Cole J. Hediger
Grade 7, Marlborough 4-7 School, Marlborough
Is the water that comes out of your faucet brown? When you flush the toilet where do the contents go? When you drink out of the water fountain at school does the water taste metallic or sweet? Where does the rain water go? The MWRA, Massachusetts Water Resources Authority, is active in 61 Massachusetts communities. In one day 215 million gallons of water are supplied and 350 million gallons of sewage are treated. My job as a youth educator helps the environment and the community by teaching the youth of Massachusetts the value of our water resources, how to conserve our dwindling water resources and new innovative ways to protect our current and future water supply.
Education of youth is the most far-reaching job of the MWRA. If you teach three people and they adopt water conservation practices and then they teach three other people, you have a pyramid effect around informing individuals of the importance of conserving our water resources. Many adults today grew up believing our water supply was infinite and therefore practice water-wasting habits. With our educational efforts, children today are growing up with a healthy respect for our natural resources. By utilizing programs at each grade school, such as educational posters and children's literature, the young people of this generation have and will continue to become very savvy about water conservation. Many children tell me they encourage their parents to be thrifty with water usage. When the lesson is perceived to have valve to an individual, they use it in their everyday life and will teach it to others. Educating our youngest generation is imperative in our mission to protect and converse our water resources and has been very successful to date.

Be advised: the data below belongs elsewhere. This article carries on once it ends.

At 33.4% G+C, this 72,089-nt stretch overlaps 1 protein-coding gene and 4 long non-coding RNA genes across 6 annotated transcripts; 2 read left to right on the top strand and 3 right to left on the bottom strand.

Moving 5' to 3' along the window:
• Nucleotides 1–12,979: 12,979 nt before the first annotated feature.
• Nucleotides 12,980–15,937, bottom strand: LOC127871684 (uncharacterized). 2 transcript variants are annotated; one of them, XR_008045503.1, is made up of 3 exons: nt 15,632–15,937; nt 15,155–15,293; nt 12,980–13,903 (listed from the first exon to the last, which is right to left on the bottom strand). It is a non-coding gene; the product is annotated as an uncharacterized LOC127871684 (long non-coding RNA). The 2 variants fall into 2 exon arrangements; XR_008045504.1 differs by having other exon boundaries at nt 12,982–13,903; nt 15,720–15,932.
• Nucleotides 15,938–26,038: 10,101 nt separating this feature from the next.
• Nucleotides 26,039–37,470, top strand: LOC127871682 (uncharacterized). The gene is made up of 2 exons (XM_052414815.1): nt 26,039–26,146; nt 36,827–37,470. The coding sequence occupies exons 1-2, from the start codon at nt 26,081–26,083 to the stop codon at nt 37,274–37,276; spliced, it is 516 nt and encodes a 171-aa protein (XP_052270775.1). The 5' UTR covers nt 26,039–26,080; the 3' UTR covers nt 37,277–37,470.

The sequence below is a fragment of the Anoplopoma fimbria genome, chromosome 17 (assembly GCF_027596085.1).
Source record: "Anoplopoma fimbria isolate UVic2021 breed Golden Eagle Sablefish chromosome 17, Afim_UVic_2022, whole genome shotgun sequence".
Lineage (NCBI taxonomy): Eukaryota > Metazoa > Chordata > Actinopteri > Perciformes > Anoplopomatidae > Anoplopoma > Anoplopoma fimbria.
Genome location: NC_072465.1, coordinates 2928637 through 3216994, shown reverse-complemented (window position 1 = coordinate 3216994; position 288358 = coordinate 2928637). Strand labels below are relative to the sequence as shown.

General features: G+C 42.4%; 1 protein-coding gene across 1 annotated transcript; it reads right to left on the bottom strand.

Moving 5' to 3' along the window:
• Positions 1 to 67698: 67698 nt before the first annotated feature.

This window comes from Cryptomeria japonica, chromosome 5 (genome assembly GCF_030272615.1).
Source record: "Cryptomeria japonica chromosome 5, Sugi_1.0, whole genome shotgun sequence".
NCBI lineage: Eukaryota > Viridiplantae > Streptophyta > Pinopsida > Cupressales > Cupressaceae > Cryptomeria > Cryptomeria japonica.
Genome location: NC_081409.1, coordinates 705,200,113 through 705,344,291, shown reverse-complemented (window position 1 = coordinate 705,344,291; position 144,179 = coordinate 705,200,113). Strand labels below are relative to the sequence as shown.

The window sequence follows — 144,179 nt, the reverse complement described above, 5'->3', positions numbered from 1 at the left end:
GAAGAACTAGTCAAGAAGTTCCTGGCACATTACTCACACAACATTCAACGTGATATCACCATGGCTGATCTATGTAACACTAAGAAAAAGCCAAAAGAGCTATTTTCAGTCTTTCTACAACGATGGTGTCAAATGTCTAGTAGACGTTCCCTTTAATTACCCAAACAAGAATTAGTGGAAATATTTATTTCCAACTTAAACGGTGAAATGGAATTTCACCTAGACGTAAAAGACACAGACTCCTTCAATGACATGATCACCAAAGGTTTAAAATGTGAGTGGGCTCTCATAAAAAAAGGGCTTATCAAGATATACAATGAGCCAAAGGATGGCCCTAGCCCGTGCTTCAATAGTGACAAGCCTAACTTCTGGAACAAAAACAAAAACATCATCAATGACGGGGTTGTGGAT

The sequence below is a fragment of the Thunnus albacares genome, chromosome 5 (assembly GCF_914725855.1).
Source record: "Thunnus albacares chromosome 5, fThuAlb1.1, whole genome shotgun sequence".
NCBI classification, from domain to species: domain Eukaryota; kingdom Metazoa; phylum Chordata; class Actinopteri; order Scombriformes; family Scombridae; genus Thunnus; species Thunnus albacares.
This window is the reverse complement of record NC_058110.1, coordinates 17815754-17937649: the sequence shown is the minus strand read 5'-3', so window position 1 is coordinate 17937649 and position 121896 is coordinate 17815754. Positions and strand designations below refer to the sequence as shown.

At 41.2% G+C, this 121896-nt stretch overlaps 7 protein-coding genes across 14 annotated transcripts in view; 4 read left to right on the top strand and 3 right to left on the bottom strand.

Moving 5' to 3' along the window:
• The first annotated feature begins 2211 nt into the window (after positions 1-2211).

The environmental impact of educating the youth is both local and global. Locally, with the conservation of our water resources, the city has enough water for all its citizens' needs. As youth learn the value of protecting our water supply, residents are able to enjoy safe drinking water as well as safe water for personal needs. Globally protecting our water supply from pollution and hazardous waste affects everyone. If we pollute the oceans, rivers, lakes and streams, this water can eventually mix with our diminishing water supply. Understanding the impact of the run-off effect from agriculture, industry and overpopulated areas is a strong motive to prevent the over-usage of chemicals and improper handling and disposal of wastes and toxins. Teaching stewardship and water management to our youngest generation results in a lifetime of good habits centered around conserving and protecting our valuable water resources.
Everyone has a role in making sure the water coming out of our drinking fountain is clear, refreshing and safe. Our global environment and our local futures depend on you!
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